QEF Care and Rehabilitation Centre_View from landscape 1

LOM completes QEF’s new Care and Rehabilitation Centre

Construction of a new £15 million Care and Rehabilitation Centre for Queen Elizabeth’s Foundation for Disabled People (QEF) in Leatherhead, Surrey has reached completion with the new facility opening to clients last month. LOM and contractor Buxton have delivered residential accommodation for a neuro rehabilitation service that fosters a strong connection with its surrounding woodland landscape.

The new centre will enable QEF to provide expert, multidisciplinary neuro rehabilitation for people with neurological conditions such as acquired brain injuries, stroke, neurological illness or incomplete spinal injuries, in a modern, comfortable environment.

The 4,000sqm building contains 48 ensuite bedrooms, a fully accessible physiotherapy gym, therapy rooms and recreation areas, dining and social spaces.

Arial view of QEF

A new Care and Rehabilitation Centre

LOM developed a site masterplan to consolidate QEF’s real estate requirements into a more sustainable, connected and purpose-built centre, and bring together QEF’s expert, multidisciplinary teams under one roof.

Our brief was to design the new building to evoke a sense of ‘home’ and make the most of its greenbelt, woodland setting. The two-storey, ‘Y’ shaped building has a pitched roof and is configured around a green quad and a more private client’s garden at the rear. The quad is flanked by an external cloister providing a sheltered walkway around its perimeter.

Large expanses of glazing frame views of the landscape and foster a connection with the natural environment. All the bedrooms look out over green spaces and key spaces such as the two dining areas are positioned with views across the quad towards the trees.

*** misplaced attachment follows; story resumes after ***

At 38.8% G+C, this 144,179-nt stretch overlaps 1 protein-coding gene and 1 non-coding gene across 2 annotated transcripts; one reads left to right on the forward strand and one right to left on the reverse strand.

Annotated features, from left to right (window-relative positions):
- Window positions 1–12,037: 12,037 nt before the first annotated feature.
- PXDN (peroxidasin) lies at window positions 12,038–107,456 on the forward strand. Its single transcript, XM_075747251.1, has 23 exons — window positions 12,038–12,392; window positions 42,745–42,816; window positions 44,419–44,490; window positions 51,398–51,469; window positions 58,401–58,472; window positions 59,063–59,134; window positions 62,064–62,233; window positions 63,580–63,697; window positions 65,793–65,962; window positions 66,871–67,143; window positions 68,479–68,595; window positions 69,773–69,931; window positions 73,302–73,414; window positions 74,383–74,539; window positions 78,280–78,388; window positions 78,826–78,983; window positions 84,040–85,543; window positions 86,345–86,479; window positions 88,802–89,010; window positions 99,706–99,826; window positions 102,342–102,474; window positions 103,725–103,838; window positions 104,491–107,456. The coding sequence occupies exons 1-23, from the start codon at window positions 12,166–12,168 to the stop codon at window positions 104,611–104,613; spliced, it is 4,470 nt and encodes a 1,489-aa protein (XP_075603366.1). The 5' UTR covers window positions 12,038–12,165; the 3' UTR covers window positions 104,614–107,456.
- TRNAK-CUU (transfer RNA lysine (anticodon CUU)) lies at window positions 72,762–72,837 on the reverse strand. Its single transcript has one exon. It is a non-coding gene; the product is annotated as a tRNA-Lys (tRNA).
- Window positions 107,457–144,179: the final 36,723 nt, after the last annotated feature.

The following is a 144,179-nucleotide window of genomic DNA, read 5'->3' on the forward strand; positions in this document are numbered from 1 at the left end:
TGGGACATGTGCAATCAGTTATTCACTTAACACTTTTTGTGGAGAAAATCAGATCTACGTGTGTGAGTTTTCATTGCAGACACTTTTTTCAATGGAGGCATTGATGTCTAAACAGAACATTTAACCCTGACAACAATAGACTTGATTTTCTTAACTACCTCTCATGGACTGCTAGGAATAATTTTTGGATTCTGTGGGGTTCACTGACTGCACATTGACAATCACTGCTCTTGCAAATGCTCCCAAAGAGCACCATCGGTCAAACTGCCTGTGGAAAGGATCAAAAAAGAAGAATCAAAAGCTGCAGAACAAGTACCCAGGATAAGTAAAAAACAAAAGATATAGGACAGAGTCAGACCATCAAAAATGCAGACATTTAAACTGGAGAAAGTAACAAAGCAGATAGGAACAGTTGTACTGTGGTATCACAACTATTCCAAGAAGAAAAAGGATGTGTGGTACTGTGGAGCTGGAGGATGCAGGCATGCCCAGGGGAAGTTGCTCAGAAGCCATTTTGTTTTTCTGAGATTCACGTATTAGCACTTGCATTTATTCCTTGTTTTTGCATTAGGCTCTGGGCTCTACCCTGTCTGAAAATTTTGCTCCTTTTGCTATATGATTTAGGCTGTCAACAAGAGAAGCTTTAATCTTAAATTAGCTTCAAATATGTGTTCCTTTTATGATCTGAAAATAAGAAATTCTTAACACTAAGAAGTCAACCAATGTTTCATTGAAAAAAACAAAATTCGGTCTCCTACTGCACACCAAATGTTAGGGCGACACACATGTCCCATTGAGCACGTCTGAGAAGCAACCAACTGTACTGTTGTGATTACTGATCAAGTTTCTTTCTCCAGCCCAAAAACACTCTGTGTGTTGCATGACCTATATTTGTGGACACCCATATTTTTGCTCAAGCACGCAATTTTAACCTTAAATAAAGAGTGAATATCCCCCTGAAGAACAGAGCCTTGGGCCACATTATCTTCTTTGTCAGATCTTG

“We worked closely with QEF to carefully balance the clinical and technical requirements that will enable them to maintain the highest standards of care with the need to create a place that feels welcoming and comfortable for QEF’s clients.”

Richard Hutchinson, LOM director

Sustainable design features

The building is designed to achieve a BREEAM ‘Very Good’ sustainability rating. It features passive ventilation ‘chimneys’ that allow the spaces to breathe; when CO2 levels rise, the chimney’s louvres automatically open to purge the space. To minimise its carbon footprint and reduce running costs, stringent air tightness and insulation standards have been met to minimise heat loss through the building fabric. There are also 230 photovoltaic panels on the roof which will generate over 56,000 kWh of energy for QEF.

Well-planned interiors

Client’s bedrooms wrap around the private garden and connect to shared recreation, dining and social spaces. Mindful of the number of wheelchair users, circulation routes are generous and open out into communal areas. Therapy rooms are separated from the residential accommodation to create distinct ‘rest’ and ‘work’ environments and facilitate out-patient access to therapy areas. The 48 bedrooms are all ensuite and contain assistive technology to give clients greater control over their personal environments.

The building’s light, airy internal spaces are influenced by biophilic principles. Woodland-inspired accent colours are used for furnishings such as blinds and acoustic baffles.

Therapy and accommodation facilities at the Care and Rehabilitation Centre opened in July to neuro rehabilitation clients. The current pandemic has had a significant and unpredictable impact on QEF’s finances, and as a result only the ground floor of this centre is currently open. QEF is currently fundraising to finish equipping the first floor, so that the service can expand and support more clients in need of their expertise. QEF’s Survive and Thrive Appeal launched in June to support the charity’s ongoing operations throughout the Covid-19 pandemic, so it can continue to enable disabled people to thrive.

“This is QEF's first purpose built facility in our 85 year history and our facilities now match the expertise of our multi-disciplinary teams. The modern and homely environment of the Care and Rehabilitation Centre has been designed specifically to meet the needs of clients and it is exciting to see our teams making full use of the centre and the difference this is already making to peoples’ lives.”

Karen Deacon, chief executive, QEF

View from the cloister

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